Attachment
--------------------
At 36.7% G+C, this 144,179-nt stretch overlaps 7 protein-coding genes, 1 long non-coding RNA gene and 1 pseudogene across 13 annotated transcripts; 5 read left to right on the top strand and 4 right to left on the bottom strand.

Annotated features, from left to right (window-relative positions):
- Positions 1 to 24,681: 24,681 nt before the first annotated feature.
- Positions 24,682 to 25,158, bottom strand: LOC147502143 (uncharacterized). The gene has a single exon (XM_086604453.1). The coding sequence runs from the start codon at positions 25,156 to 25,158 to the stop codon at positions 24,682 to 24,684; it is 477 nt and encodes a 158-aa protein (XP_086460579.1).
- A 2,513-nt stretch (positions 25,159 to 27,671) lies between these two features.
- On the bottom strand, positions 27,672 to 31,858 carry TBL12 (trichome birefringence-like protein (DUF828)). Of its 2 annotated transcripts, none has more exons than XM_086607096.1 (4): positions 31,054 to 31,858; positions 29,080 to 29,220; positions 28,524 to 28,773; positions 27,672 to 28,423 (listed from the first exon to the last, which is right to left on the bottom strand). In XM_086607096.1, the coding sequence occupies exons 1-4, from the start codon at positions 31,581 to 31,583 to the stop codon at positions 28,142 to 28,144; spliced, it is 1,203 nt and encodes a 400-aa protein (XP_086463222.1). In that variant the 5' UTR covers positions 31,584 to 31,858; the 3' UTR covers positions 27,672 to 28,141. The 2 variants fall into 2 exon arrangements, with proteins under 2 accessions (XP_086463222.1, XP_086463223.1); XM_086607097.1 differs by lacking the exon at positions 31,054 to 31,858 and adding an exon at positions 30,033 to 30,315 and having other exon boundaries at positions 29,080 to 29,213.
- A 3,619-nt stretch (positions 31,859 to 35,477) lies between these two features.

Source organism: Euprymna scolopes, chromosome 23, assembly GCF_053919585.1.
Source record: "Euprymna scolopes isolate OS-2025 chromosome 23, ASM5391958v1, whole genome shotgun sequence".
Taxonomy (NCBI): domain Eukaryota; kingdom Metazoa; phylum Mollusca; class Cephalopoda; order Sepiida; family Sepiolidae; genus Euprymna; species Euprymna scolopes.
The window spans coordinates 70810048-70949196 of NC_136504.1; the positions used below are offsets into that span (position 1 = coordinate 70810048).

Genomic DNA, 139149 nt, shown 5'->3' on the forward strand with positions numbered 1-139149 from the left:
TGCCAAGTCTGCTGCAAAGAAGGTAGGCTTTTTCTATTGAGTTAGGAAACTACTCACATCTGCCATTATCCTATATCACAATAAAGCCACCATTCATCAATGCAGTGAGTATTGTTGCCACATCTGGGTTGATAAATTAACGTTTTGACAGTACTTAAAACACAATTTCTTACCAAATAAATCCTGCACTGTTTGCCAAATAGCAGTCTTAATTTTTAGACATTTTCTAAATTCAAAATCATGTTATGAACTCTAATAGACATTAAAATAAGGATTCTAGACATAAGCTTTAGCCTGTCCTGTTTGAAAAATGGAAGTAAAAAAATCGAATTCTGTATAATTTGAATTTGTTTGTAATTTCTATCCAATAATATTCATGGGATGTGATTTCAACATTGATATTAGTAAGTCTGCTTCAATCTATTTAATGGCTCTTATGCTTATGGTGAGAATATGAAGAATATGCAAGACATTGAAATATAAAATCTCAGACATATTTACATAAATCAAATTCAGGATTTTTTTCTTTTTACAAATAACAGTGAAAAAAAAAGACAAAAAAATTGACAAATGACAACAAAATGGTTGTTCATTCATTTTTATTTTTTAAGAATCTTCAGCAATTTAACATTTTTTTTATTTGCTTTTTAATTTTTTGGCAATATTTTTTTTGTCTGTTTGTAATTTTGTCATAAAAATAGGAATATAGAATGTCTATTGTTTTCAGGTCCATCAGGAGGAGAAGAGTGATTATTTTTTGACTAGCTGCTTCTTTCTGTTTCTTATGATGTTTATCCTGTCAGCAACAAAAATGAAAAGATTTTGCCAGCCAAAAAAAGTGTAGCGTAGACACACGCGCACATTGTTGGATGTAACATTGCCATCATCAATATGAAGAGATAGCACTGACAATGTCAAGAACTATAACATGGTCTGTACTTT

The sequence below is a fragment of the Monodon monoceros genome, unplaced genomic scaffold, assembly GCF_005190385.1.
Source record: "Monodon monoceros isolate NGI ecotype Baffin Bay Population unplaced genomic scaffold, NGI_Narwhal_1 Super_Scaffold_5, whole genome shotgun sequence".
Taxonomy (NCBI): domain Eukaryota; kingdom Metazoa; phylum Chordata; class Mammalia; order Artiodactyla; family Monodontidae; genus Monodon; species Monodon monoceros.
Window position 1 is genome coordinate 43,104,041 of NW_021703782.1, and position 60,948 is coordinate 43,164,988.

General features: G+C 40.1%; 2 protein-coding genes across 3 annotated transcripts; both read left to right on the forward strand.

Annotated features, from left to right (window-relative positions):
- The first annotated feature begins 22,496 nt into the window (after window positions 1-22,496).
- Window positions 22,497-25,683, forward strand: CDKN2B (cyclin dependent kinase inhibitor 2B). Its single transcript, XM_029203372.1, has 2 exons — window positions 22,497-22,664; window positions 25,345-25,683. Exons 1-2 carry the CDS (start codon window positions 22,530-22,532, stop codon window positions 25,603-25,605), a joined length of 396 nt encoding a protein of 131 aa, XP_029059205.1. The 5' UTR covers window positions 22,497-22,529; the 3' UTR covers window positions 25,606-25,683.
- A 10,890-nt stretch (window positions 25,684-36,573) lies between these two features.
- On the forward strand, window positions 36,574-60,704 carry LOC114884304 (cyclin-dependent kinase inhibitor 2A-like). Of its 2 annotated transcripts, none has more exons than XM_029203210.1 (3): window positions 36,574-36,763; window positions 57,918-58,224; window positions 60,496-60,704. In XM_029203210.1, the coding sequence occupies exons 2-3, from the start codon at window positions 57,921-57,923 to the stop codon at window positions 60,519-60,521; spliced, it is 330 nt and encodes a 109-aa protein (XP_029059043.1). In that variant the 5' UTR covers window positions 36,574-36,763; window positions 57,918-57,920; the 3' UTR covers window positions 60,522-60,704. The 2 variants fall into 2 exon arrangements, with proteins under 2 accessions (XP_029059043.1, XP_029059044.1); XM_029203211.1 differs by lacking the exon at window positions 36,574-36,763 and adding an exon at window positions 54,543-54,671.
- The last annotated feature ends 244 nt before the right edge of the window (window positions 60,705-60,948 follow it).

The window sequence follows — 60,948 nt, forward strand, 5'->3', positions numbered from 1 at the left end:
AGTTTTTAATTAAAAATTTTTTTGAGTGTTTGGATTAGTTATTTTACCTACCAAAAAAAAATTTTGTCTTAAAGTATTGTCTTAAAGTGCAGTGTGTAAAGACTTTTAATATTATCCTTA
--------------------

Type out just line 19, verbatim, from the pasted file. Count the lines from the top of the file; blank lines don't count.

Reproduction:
Annotated features, from left to right (window-relative positions):